KTown For All co-founder Jane Nguyen was struck by a driver as she was walking in a Koreatown crosswalk (scroll down), while on her way to gather signatures for the Healthy Streets LA ballot measure.

The initiative would improve street safety and transportation by requiring the city to build out the mobility plan as streets are repaved, rather than the current policy of just pretending the plan doesn’t exist.

Nguyen was rushed to the ER by bike rider and corgi owner Kenneth Mejia, who’s running for city controller and has been endorsed by this site.

Fortunately, she wasn’t seriously injured.

And no, I didn’t endorse Mejia just because he rides a bike and has a couple corgis. But it didn’t hurt.

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If you know, or are, a Pasadena public school student, here’s your chance to learn how to fix a bike. And maybe even win a new one.

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Today is the last day to apply for the inaugural Los Angeles City Youth Council. Because it wouldn’t hurt to ensure we have a bike-friendly voices on there.

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But people on bicycles are entitled.

Right?

https://twitter.com/runolgarun/status/1498169046734295040

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Just in case anyone thinks you can’t defend your homeland with a bicycle.

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Sometimes, it’s the people on two wheels behaving badly.

A pair of homeless men face charges for beating a Kansas man to death with a metal pipe; at least one of the men was arrested as he rode away on a bicycle afterwards.

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Local

No news it good news, right?

 

State 

San Diego opened a pair of bikeways on Fourth and Fifth Avenues through the Bankers Hill and Hillcrest neighborhoods. Which would have allowed me to safely ride to work when I lived down there. But they only came about three decades too late.

A KPBS roundtable discussion considers what effect the debate over bike lanes will have on San Diego’s climate action plan.

Travel & Leisure recommends REI’s three-day, 113-mile supported bike tour through Joshua Tree National Park, for the low, low price of $1,099 for members. Or for the same price, just get your bike fixed-up, buy a tent and camping gear, and do it yourself.

A writer for the Marin County Bicycle Coalition calls for improving street safety before anyone else gets killed, after a San Francisco pastor was run down from behind while training for a bike ride to Long Beach.

Lodi considers converting an unused railway right-of-way to a rail-to-trail project.

 

National

Road Bike Action wants to talk about your varicose veins. Mine came courtesy of a road raging driver who intentionally slammed into my bike, driving the front cog into my calf.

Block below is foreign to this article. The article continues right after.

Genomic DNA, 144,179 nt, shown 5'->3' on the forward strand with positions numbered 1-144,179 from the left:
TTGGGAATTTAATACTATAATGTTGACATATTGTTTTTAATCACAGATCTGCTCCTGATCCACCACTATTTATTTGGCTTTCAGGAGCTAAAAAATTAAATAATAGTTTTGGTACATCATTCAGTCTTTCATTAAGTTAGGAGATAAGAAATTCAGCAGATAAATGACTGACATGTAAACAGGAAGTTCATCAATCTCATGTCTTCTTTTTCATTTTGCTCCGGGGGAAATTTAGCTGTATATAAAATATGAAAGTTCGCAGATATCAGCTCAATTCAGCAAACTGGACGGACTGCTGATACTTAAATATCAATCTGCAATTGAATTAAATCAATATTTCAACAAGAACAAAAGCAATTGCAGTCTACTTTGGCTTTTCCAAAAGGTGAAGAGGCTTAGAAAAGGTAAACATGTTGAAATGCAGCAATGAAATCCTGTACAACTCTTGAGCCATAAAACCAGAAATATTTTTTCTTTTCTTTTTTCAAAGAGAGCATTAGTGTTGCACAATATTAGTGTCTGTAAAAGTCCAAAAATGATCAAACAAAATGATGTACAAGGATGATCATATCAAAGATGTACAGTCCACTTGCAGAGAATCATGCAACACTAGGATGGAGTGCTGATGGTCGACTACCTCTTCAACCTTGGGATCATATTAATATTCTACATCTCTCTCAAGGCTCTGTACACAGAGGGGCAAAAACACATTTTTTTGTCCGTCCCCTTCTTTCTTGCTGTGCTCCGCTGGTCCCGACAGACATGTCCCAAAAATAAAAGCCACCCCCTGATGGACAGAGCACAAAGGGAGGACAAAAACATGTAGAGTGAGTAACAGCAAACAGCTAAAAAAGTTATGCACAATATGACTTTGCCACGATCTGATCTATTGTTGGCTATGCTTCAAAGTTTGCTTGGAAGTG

A new reverse-tricycle ebike from an Oregon bikemaker offers pedal-by-wire, with no direct mechanical connection to the three independent electric motors that power each wheel; the bike also has as a tilting design that allows it to corner like a two-wheeled bike.

Seattle’s Rad Power Bikes considers lowering prices on its most popular models, just months after increasing them due in part to the international bike part shortage.

A Las Vegas bike rider was killed when a bus driver failed to notice the victim was riding to the right of the bus, forcing the rider to cling to the side of the moving bus until he or she lost their grip, and fell into it.

Business owners in Columbus, Ohio and Cambridge, Massachusetts insist on shooting themselves in the foot by fighting plans to remove parking spaces to install bike lanes, even though studies show bike riders spend more than drivers on a monthly basis, and that bike lanes encourage shopping while increasing local sales.

Streetsblog accuses New York officials of a literal coverup after the city did a “fast and shoddy repair” to caved-in pavement on a city street, following the death of a 77-year old man who fell from his bike after hitting the broken pavement; the city had ignored complaints about the problem for nearly three years. Which means the inevitable lawsuit should be a slam dunk.

Kindhearted cops in Coral Springs, Florida gave a young boy a new bicycle, replacing the one he was riding when he was struck by a driver and pinned under the car while on his way to school. Fortunately, he wasn’t badly injured.

Yet another Florida bike rider has been caught on an open draw bridge, as video came to light of a man clinging to the bridge for dear life last November; the news comes after a woman riding a bicycle was killed in a similar incident earlier this month.